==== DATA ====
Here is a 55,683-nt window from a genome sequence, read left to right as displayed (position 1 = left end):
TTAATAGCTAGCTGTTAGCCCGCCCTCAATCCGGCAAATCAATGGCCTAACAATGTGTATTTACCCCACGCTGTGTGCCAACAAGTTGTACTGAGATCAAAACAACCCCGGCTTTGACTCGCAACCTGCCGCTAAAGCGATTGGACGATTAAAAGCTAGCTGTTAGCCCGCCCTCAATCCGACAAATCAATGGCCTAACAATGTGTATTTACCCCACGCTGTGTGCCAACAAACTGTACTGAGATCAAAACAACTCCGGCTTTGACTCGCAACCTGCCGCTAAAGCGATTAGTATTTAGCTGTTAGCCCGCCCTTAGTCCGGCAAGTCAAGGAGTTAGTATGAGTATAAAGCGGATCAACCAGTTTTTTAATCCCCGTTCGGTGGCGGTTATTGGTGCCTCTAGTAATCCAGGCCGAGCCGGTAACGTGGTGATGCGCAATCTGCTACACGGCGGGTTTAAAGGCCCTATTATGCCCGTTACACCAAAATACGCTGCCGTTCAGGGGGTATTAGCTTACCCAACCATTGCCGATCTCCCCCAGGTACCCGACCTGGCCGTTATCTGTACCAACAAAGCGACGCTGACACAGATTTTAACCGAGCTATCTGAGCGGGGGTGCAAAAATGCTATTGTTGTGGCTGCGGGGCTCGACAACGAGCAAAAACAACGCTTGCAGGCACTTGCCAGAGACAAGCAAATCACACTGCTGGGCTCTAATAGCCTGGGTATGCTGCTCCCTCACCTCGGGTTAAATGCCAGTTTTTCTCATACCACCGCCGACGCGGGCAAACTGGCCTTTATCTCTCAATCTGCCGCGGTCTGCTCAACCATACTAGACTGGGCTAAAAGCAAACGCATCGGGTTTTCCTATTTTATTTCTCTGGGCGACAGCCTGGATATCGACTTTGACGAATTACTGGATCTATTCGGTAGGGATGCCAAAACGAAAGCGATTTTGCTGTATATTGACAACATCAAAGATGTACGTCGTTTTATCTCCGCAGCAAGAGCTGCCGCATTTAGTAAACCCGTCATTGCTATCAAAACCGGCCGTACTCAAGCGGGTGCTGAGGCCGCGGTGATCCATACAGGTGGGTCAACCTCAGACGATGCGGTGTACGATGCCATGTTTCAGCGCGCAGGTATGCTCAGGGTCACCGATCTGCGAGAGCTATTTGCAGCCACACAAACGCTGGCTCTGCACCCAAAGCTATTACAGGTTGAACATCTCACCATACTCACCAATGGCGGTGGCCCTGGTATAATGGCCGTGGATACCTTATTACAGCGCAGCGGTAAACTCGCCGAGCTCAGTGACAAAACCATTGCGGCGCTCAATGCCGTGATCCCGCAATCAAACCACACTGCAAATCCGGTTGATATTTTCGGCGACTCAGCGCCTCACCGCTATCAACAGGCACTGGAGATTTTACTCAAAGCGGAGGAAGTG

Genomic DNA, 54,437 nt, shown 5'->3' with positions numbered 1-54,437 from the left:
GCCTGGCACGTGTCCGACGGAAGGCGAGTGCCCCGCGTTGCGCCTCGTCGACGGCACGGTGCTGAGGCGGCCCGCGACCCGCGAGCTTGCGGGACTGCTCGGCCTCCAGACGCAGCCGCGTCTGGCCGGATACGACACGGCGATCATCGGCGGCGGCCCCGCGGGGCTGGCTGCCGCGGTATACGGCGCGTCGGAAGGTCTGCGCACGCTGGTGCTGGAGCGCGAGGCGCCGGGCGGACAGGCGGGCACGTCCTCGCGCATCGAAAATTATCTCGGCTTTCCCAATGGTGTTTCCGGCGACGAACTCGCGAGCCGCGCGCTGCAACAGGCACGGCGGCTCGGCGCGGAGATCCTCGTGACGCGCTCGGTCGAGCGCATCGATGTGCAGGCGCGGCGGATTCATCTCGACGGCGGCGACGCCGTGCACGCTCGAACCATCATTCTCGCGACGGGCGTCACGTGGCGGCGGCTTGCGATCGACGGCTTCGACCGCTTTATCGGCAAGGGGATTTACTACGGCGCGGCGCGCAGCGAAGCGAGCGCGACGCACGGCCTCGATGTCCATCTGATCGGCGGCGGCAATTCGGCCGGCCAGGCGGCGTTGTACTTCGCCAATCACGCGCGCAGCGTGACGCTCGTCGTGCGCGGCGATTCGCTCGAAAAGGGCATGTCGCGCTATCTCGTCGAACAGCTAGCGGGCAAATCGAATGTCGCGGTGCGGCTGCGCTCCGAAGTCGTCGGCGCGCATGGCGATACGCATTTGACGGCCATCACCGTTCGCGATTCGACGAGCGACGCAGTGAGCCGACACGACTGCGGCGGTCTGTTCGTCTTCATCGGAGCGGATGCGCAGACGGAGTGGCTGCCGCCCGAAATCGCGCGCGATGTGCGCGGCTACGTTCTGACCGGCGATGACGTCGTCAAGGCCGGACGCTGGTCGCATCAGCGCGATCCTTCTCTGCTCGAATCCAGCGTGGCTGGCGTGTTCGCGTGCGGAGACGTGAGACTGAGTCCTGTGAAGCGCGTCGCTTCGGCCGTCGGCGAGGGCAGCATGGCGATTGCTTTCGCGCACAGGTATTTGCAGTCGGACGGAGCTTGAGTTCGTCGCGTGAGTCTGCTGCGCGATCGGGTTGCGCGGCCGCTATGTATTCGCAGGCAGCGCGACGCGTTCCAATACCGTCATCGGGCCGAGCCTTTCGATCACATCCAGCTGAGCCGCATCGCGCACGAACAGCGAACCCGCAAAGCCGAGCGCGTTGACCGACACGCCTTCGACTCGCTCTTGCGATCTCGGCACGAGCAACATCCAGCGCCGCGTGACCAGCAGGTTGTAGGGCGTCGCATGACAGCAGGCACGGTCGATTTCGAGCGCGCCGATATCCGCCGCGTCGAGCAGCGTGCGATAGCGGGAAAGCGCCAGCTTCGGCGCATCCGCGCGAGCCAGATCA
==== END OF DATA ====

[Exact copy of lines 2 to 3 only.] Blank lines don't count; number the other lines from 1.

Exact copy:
TTAATAGCTAGCTGTTAGCCCGCCCTCAATCCGGCAAATCAATGGCCTAACAATGTGTATTTACCCCACGCTGTGTGCCAACAAGTTGTACTGAGATCAAAACAACCCCGGCTTTGACTCGCAACCTGCCGCTAAAGCGATTGGACGATTAAAAGCTAGCTGTTAGCCCGCCCTCAATCCGACAAATCAATGGCCTAACAATGTGTATTTACCCCACGCTGTGTGCCAACAAACTGTACTGAGATCAAAACAACTCCGGCTTTGACTCGCAACCTGCCGCTAAAGCGATTAGTATTTAGCTGTTAGCCCGCCCTTAGTCCGGCAAGTCAAGGAGTTAGTATGAGTATAAAGCGGATCAACCAGTTTTTTAATCCCCGTTCGGTGGCGGTTATTGGTGCCTCTAGTAATCCAGGCCGAGCCGGTAACGTGGTGATGCGCAATCTGCTACACGGCGGGTTTAAAGGCCCTATTATGCCCGTTACACCAAAATACGCTGCCGTTCAGGGGGTATTAGCTTACCCAACCATTGCCGATCTCCCCCAGGTACCCGACCTGGCCGTTATCTGTACCAACAAAGCGACGCTGACACAGATTTTAACCGAGCTATCTGAGCGGGGGTGCAAAAATGCTATTGTTGTGGCTGCGGGGCTCGACAACGAGCAAAAACAACGCTTGCAGGCACTTGCCAGAGACAAGCAAATCACACTGCTGGGCTCTAATAGCCTGGGTATGCTGCTCCCTCACCTCGGGTTAAATGCCAGTTTTTCTCATACCACCGCCGACGCGGGCAAACTGGCCTTTATCTCTCAATCTGCCGCGGTCTGCTCAACCATACTAGACTGGGCTAAAAGCAAACGCATCGGGTTTTCCTATTTTATTTCTCTGGGCGACAGCCTGGATATCGACTTTGACGAATTACTGGATCTATTCGGTAGGGATGCCAAAACGAAAGCGATTTTGCTGTATATTGACAACATCAAAGATGTACGTCGTTTTATCTCCGCAGCAAGAGCTGCCGCATTTAGTAAACCCGTCATTGCTATCAAAACCGGCCGTACTCAAGCGGGTGCTGAGGCCGCGGTGATCCATACAGGTGGGTCAACCTCAGACGATGCGGTGTACGATGCCATGTTTCAGCGCGCAGGTATGCTCAGGGTCACCGATCTGCGAGAGCTATTTGCAGCCACACAAACGCTGGCTCTGCACCCAAAGCTATTACAGGTTGAACATCTCACCATACTCACCAATGGCGGTGGCCCTGGTATAATGGCCGTGGATACCTTATTACAGCGCAGCGGTAAACTCGCCGAGCTCAGTGACAAAACCATTGCGGCGCTCAATGCCGTGATCCCGCAATCAAACCACACTGCAAATCCGGTTGATATTTTCGGCGACTCAGCGCCTCACCGCTATCAACAGGCACTGGAGATTTTACTCAAAGCGGAGGAAGTG

Genomic DNA, 54,437 nt, shown 5'->3' with positions numbered 1-54,437 from the left: